AUTUMN INTERNATIONAL: Ireland v New Zealand
Richie McCaw had to hand the World Cup back to the International Rugby Board during the week. A record-breaking 14th victory from 14 this year on Sunday would surely convince any doubters that the trophy is merely on loan to the sport's governing body.
Ireland announced on Monday that they are considering a bid for the 2023 World Cup. It could be the closest they get to the Webb Ellis Cup if last week's showing against Australia is anything to go by.
Outscored by four tries to nil and, more worryingly perhaps, dominated in the set-piece by a supposedly fragile Australian pack, Joe Schmidt's honeymoon period has been all too brief.
"If you look at a side like New Zealand, they score two or three tries a game and they have kickers that kick at 80%. Ireland didn't score a try v Australia and didn't look like scoring one.
The task is hard but I don't think Joe Schmidt is under any other illusion. He knows he hasn't got his players every day of every week throughout the year. So it is going to be incremental things that make the difference."
If Schmidt is in the early throes of a hoped-for romance, Brian O'Driscoll's love affair with Ireland is coming to an end.
There have been calls for the farewell tour, scheduled to end after Ireland's final Six Nations game in March, to be cut short following O'Driscoll's Australian display.
However, it would have been a brave man to ditch O'Driscoll with him one game short of equalling Ronan O'Gara's Ireland caps record.
A 60-0 thrashing last time they met in June 2012, plus 27 winless encounters since they first played in 1905, hardly inspires confidence. But a narrow 22-19 defeat last summer - thanks to a last-minute Dan Carter drop goal - shows the All Blacks are human.
Carter's absence through injury and seven changes to the Kiwi starting line-up gives other potential reasons for Ireland cheer. The availability of earlier fitness doubts Jonathan Sexton, Rob Kearney and O'Driscoll is another boost.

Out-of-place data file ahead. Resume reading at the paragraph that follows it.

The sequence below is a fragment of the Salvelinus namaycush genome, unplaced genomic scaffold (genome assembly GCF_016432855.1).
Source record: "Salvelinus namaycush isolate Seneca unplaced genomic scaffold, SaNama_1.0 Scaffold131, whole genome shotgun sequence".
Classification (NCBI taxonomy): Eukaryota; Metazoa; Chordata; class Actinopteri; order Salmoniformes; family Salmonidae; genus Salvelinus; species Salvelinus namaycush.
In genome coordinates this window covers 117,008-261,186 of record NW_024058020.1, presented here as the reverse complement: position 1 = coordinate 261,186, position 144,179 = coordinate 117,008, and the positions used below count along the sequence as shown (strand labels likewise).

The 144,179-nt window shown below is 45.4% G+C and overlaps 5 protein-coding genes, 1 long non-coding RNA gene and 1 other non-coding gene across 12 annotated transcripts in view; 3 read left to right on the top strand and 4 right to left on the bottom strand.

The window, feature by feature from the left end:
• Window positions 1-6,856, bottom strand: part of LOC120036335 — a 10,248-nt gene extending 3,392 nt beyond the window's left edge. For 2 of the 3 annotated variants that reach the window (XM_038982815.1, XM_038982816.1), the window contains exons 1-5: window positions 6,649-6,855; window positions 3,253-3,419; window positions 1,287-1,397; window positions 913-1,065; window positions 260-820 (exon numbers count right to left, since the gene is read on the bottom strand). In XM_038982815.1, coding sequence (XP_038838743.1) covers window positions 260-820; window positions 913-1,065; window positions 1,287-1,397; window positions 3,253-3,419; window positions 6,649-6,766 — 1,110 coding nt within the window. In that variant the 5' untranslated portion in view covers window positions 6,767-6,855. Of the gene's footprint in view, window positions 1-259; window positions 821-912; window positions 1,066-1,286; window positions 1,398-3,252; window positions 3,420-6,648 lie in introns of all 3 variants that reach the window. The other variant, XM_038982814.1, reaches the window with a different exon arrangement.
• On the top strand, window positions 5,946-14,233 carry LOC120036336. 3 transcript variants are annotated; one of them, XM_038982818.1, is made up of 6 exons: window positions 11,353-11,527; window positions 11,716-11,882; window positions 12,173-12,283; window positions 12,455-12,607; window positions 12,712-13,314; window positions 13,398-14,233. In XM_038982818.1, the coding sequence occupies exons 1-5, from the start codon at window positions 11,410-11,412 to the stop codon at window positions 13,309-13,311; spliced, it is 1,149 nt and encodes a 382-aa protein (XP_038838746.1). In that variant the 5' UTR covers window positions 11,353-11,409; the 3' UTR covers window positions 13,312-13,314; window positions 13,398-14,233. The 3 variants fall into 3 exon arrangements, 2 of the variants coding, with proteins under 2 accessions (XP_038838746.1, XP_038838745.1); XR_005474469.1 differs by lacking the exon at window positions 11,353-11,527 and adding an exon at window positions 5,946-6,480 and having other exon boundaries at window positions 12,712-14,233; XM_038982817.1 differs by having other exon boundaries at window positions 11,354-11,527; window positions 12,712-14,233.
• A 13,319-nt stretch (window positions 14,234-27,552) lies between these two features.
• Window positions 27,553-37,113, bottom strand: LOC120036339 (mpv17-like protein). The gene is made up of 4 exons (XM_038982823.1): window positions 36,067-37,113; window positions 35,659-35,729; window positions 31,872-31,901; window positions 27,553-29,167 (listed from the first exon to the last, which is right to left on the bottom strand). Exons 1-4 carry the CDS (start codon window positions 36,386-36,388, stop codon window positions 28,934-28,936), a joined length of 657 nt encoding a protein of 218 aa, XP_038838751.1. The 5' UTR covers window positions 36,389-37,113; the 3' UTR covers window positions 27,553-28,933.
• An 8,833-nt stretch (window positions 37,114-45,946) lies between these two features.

Despite the manner of their defeat against Australia, Schmidt is refusing to be downbeat. "In any two-horse race there are no certainties," he said on Friday.
To the critics, Schmidt is flogging a dead horse with his continued selection of some of Ireland's old favourites. The All Blacks have taken the global game to new levels since Ireland went unbeaten through 2009. For O'Driscoll et al, victory over New Zealand might remain a hurdle too far.
Brian O'Driscoll, Jonathan Sexton and Rob Kearney have all been passed fit to play in an Ireland starting XV that contains three changes from last week's 32-15 defeat against Australia.
Gordon D'Arcy is recalled at centre and Conor Murray replaces Eoin Reddan at scrum-half. Rob Kearney's brother Dave comes in on the wing for Fergus McFadden, who broke his hand against Australia, to win his second cap following a two-try debut v Samoa.
New Zealand have made seven changes. Two were enforced, with Dan Carter and Tony Woodcock both injured against England, but the other five come as a result of boss Steve Hansen's desire to inject some energetic legs into a tired camp.
Cory Jane replaces Charles Piutau on the wing with Aaron Cruden coming in for Carter at fly-half.
There are four changes in the pack with an all-new front row featuring Wyatt Crockett, Charlie Faumuina and Andrew Hore. In the second row, Luke Romano replaces Brodie Retallick, who drops to the bench, while Steven Luatua plays at flanker instead of Liam Messam.